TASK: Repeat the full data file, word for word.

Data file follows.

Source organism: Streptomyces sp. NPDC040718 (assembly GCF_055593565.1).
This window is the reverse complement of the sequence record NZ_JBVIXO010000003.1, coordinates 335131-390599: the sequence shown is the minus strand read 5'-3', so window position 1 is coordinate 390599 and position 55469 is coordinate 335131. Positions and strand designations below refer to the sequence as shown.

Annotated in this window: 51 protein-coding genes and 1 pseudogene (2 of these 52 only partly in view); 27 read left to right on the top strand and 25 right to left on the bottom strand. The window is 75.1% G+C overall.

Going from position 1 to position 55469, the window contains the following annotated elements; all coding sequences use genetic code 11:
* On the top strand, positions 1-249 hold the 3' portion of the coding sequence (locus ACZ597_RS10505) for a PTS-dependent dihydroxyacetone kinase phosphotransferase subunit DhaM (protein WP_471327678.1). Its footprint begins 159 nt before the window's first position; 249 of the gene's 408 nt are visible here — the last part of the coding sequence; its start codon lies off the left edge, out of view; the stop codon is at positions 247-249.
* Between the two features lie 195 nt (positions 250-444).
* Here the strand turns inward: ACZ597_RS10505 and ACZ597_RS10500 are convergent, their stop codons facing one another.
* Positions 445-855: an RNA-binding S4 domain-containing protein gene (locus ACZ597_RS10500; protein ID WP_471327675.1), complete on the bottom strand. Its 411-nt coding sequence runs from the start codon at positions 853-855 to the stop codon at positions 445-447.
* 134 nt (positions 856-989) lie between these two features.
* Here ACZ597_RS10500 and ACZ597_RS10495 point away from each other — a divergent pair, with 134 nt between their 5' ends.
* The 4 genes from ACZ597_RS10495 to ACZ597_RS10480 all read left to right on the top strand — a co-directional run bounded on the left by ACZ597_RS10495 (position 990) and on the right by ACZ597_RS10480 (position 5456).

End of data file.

Source organism: Streptomyces sp. NPDC040718 (assembly GCF_055593565.1).
This window is the reverse complement of the sequence record NZ_JBVIXO010000003.1, coordinates 335131-390599: the sequence shown is the minus strand read 5'-3', so window position 1 is coordinate 390599 and position 55469 is coordinate 335131. Positions and strand designations below refer to the sequence as shown.

Annotated in this window: 51 protein-coding genes and 1 pseudogene (2 of these 52 only partly in view); 27 read left to right on the top strand and 25 right to left on the bottom strand. The window is 75.1% G+C overall.

Going from position 1 to position 55469, the window contains the following annotated elements; all coding sequences use genetic code 11:
* On the top strand, positions 1-249 hold the 3' portion of the coding sequence (locus ACZ597_RS10505) for a PTS-dependent dihydroxyacetone kinase phosphotransferase subunit DhaM (protein WP_471327678.1). Its footprint begins 159 nt before the window's first position; 249 of the gene's 408 nt are visible here — the last part of the coding sequence; its start codon lies off the left edge, out of view; the stop codon is at positions 247-249.
* Between the two features lie 195 nt (positions 250-444).
* Here the strand turns inward: ACZ597_RS10505 and ACZ597_RS10500 are convergent, their stop codons facing one another.
* Positions 445-855: an RNA-binding S4 domain-containing protein gene (locus ACZ597_RS10500; protein ID WP_471327675.1), complete on the bottom strand. Its 411-nt coding sequence runs from the start codon at positions 853-855 to the stop codon at positions 445-447.
* 134 nt (positions 856-989) lie between these two features.
* Here ACZ597_RS10500 and ACZ597_RS10495 point away from each other — a divergent pair, with 134 nt between their 5' ends.
* The 4 genes from ACZ597_RS10495 to ACZ597_RS10480 all read left to right on the top strand — a co-directional run bounded on the left by ACZ597_RS10495 (position 990) and on the right by ACZ597_RS10480 (position 5456).